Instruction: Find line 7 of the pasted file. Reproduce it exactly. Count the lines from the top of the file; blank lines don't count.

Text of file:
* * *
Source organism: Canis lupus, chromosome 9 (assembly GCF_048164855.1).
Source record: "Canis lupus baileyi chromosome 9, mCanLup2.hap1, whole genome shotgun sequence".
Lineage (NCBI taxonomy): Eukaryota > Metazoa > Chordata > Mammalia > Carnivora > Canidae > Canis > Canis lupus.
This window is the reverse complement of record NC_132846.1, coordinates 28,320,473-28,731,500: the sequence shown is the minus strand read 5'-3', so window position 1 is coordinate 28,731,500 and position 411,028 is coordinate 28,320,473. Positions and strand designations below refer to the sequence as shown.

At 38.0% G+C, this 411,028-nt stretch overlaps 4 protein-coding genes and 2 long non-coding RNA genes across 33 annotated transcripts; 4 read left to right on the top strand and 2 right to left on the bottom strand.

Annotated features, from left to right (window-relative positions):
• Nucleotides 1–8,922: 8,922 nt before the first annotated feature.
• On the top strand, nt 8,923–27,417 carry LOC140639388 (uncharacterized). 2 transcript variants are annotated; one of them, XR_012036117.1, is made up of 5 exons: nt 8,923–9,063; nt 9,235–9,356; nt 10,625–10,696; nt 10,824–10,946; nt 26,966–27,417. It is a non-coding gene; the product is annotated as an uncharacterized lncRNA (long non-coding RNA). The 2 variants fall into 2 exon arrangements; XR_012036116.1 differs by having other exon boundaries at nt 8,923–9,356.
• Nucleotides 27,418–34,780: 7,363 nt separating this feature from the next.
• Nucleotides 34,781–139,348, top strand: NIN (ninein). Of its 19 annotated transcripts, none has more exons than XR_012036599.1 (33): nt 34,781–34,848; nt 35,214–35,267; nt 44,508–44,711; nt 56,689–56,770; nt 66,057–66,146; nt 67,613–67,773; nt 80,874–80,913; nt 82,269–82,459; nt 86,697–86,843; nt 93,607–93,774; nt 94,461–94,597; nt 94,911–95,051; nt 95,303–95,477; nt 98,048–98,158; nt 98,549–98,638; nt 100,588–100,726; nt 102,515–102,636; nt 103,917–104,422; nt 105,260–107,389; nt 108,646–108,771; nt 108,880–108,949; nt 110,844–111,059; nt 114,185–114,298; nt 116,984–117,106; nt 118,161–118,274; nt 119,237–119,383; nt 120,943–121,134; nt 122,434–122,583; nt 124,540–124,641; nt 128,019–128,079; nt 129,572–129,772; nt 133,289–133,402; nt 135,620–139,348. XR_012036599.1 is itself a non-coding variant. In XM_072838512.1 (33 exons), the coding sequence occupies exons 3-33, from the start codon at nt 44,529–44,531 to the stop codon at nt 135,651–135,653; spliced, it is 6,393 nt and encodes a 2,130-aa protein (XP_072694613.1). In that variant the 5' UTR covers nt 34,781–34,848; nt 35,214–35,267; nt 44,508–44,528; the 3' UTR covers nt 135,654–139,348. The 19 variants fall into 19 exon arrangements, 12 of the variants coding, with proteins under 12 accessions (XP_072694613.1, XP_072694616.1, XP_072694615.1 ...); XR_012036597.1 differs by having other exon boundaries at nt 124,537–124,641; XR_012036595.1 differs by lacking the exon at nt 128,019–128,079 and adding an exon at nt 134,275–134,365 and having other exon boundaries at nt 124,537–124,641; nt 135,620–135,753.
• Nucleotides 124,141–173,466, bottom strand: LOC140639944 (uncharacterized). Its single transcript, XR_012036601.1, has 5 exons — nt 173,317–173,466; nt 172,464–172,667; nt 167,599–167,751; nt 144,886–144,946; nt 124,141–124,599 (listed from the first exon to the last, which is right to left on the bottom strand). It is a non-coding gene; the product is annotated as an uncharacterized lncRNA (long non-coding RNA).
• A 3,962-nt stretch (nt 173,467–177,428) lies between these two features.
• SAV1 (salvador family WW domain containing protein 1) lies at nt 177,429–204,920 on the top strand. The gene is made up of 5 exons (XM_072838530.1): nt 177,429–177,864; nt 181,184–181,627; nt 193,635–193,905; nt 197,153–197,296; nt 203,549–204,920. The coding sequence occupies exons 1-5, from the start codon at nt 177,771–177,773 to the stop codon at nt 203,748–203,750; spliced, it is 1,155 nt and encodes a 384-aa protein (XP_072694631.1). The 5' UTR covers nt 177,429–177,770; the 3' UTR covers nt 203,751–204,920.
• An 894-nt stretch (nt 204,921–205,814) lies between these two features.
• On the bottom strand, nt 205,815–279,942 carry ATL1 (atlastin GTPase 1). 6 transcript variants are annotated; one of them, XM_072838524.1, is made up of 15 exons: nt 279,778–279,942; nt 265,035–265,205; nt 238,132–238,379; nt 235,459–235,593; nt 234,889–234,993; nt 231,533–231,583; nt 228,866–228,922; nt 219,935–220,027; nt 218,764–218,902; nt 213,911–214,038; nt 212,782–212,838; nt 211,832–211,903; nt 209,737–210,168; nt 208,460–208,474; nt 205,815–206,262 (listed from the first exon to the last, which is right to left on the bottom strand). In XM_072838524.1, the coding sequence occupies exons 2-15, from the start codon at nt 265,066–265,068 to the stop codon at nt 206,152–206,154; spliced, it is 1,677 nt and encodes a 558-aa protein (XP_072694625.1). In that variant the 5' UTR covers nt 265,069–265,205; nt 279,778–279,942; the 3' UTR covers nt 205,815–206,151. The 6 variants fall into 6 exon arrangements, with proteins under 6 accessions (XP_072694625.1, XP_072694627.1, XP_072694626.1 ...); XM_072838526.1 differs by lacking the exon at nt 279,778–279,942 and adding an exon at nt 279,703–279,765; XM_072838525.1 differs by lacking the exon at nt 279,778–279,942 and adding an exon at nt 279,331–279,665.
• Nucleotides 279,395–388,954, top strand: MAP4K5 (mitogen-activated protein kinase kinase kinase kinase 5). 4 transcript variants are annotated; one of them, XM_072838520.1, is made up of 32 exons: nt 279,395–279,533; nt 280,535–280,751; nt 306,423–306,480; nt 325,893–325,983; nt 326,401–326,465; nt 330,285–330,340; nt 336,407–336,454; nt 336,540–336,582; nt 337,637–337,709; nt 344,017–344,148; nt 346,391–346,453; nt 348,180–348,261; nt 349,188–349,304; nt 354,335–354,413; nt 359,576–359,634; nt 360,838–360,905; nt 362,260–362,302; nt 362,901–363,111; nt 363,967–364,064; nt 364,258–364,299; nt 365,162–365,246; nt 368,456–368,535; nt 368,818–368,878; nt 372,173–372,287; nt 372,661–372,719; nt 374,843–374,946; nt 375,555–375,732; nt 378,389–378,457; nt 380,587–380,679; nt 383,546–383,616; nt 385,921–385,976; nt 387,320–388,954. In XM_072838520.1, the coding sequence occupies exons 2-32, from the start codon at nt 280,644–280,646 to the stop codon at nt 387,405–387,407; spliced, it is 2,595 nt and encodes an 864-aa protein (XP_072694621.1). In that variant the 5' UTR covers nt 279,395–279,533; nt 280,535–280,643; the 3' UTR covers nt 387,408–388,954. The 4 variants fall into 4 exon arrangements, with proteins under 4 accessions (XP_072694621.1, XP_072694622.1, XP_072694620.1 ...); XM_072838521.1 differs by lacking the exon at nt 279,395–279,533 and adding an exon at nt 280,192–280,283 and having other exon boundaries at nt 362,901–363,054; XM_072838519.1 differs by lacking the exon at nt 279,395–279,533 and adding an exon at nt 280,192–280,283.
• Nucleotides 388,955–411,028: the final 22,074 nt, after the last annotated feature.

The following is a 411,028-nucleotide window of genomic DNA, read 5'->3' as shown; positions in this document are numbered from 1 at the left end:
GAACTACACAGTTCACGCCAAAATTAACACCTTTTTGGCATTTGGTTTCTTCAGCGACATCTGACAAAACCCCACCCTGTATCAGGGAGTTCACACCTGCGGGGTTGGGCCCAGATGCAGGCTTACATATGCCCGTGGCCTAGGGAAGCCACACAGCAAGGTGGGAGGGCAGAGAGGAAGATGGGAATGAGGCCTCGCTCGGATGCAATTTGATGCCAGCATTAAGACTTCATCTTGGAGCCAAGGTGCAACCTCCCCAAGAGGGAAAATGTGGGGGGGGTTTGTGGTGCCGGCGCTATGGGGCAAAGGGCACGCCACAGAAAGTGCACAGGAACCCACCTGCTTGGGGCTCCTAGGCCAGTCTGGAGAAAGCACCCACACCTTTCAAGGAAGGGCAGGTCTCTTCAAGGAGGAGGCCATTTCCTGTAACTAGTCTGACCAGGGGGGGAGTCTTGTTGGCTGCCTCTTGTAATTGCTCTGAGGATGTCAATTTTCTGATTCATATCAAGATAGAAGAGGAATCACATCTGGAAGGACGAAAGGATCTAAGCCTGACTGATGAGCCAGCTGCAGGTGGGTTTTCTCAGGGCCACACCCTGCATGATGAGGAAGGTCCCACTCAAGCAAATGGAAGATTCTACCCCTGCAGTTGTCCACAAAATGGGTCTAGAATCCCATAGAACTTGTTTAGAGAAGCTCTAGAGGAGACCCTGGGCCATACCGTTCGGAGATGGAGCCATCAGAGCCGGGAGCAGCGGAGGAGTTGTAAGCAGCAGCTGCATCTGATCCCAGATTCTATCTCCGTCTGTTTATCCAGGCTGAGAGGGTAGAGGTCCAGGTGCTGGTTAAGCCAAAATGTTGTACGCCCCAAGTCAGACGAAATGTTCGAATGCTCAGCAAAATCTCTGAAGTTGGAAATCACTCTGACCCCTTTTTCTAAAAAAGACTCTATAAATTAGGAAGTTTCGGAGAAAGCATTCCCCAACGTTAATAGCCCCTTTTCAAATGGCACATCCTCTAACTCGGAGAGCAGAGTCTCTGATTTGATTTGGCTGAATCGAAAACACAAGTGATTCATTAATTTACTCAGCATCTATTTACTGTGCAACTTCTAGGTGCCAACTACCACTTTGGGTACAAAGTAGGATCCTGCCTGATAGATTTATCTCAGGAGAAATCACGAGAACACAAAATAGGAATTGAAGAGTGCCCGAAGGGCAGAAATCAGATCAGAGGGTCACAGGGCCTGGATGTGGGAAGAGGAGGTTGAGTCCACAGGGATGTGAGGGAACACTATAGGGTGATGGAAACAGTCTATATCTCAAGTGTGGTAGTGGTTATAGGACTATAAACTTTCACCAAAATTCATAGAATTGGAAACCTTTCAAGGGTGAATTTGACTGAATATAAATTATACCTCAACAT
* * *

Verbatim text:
• Nucleotides 1–8,922: 8,922 nt before the first annotated feature.